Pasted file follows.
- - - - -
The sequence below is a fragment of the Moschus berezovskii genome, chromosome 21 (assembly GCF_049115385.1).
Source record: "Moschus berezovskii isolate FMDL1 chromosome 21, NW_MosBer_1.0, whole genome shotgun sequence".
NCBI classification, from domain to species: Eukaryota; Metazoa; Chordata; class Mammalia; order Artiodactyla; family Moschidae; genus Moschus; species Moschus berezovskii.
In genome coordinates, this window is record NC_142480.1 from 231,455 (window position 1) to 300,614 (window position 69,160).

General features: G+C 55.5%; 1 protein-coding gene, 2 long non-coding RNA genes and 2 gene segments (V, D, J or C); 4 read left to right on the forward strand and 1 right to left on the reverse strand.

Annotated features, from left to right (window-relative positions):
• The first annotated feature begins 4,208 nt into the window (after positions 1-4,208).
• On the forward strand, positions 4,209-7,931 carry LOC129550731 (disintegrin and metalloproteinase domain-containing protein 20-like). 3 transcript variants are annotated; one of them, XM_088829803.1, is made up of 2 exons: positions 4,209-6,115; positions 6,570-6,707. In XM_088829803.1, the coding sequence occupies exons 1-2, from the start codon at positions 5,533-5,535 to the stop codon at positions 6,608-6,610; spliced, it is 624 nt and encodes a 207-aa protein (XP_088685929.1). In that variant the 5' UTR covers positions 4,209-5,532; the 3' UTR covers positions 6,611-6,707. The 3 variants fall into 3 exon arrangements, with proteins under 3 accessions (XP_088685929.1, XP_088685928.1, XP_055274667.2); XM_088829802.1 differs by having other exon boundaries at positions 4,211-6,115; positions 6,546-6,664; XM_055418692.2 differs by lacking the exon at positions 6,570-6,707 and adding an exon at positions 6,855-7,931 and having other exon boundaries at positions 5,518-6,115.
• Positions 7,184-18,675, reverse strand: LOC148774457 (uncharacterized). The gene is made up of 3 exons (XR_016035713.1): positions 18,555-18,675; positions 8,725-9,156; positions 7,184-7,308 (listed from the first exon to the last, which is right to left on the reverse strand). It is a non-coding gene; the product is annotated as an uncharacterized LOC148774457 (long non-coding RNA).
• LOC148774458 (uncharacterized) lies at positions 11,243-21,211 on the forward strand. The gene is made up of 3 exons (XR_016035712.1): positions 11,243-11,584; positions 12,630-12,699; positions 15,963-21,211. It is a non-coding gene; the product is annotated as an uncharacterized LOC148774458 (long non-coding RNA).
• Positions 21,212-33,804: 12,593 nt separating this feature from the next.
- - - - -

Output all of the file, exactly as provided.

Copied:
The sequence below is a fragment of the Moschus berezovskii genome, chromosome 21 (assembly GCF_049115385.1).
Source record: "Moschus berezovskii isolate FMDL1 chromosome 21, NW_MosBer_1.0, whole genome shotgun sequence".
NCBI classification, from domain to species: Eukaryota; Metazoa; Chordata; class Mammalia; order Artiodactyla; family Moschidae; genus Moschus; species Moschus berezovskii.
In genome coordinates, this window is record NC_142480.1 from 231,455 (window position 1) to 300,614 (window position 69,160).

General features: G+C 55.5%; 1 protein-coding gene, 2 long non-coding RNA genes and 2 gene segments (V, D, J or C); 4 read left to right on the forward strand and 1 right to left on the reverse strand.

Annotated features, from left to right (window-relative positions):
• The first annotated feature begins 4,208 nt into the window (after positions 1-4,208).
• On the forward strand, positions 4,209-7,931 carry LOC129550731 (disintegrin and metalloproteinase domain-containing protein 20-like). 3 transcript variants are annotated; one of them, XM_088829803.1, is made up of 2 exons: positions 4,209-6,115; positions 6,570-6,707. In XM_088829803.1, the coding sequence occupies exons 1-2, from the start codon at positions 5,533-5,535 to the stop codon at positions 6,608-6,610; spliced, it is 624 nt and encodes a 207-aa protein (XP_088685929.1). In that variant the 5' UTR covers positions 4,209-5,532; the 3' UTR covers positions 6,611-6,707. The 3 variants fall into 3 exon arrangements, with proteins under 3 accessions (XP_088685929.1, XP_088685928.1, XP_055274667.2); XM_088829802.1 differs by having other exon boundaries at positions 4,211-6,115; positions 6,546-6,664; XM_055418692.2 differs by lacking the exon at positions 6,570-6,707 and adding an exon at positions 6,855-7,931 and having other exon boundaries at positions 5,518-6,115.
• Positions 7,184-18,675, reverse strand: LOC148774457 (uncharacterized). The gene is made up of 3 exons (XR_016035713.1): positions 18,555-18,675; positions 8,725-9,156; positions 7,184-7,308 (listed from the first exon to the last, which is right to left on the reverse strand). It is a non-coding gene; the product is annotated as an uncharacterized LOC148774457 (long non-coding RNA).
• LOC148774458 (uncharacterized) lies at positions 11,243-21,211 on the forward strand. The gene is made up of 3 exons (XR_016035712.1): positions 11,243-11,584; positions 12,630-12,699; positions 15,963-21,211. It is a non-coding gene; the product is annotated as an uncharacterized LOC148774458 (long non-coding RNA).
• Positions 21,212-33,804: 12,593 nt separating this feature from the next.